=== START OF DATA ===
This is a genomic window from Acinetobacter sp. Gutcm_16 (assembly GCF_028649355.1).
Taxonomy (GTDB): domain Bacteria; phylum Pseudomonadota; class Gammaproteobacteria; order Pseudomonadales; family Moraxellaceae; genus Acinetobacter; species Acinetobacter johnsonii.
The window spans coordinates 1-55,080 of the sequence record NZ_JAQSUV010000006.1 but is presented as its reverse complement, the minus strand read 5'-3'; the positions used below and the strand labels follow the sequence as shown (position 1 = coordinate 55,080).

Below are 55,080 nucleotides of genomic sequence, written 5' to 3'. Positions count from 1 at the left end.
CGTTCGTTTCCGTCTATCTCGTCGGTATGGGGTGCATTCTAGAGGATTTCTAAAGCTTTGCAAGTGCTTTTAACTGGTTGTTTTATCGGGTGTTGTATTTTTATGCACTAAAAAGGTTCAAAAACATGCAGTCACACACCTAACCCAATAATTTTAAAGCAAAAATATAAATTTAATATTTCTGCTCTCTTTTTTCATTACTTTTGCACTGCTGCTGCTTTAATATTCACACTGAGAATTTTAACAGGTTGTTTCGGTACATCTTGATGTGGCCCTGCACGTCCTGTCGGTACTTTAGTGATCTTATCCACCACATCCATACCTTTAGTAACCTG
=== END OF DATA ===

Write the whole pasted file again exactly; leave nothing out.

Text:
This is a genomic window from Acinetobacter sp. Gutcm_16 (assembly GCF_028649355.1).
Taxonomy (GTDB): domain Bacteria; phylum Pseudomonadota; class Gammaproteobacteria; order Pseudomonadales; family Moraxellaceae; genus Acinetobacter; species Acinetobacter johnsonii.
The window spans coordinates 1-55,080 of the sequence record NZ_JAQSUV010000006.1 but is presented as its reverse complement, the minus strand read 5'-3'; the positions used below and the strand labels follow the sequence as shown (position 1 = coordinate 55,080).

Below are 55,080 nucleotides of genomic sequence, written 5' to 3'. Positions count from 1 at the left end.
CGTTCGTTTCCGTCTATCTCGTCGGTATGGGGTGCATTCTAGAGGATTTCTAAAGCTTTGCAAGTGCTTTTAACTGGTTGTTTTATCGGGTGTTGTATTTTTATGCACTAAAAAGGTTCAAAAACATGCAGTCACACACCTAACCCAATAATTTTAAAGCAAAAATATAAATTTAATATTTCTGCTCTCTTTTTTCATTACTTTTGCACTGCTGCTGCTTTAATATTCACACTGAGAATTTTAACAGGTTGTTTCGGTACATCTTGATGTGGCCCTGCACGTCCTGTCGGTACTTTAGTGATCTTATCCACCACATCCATACCTTTAGTAACCTG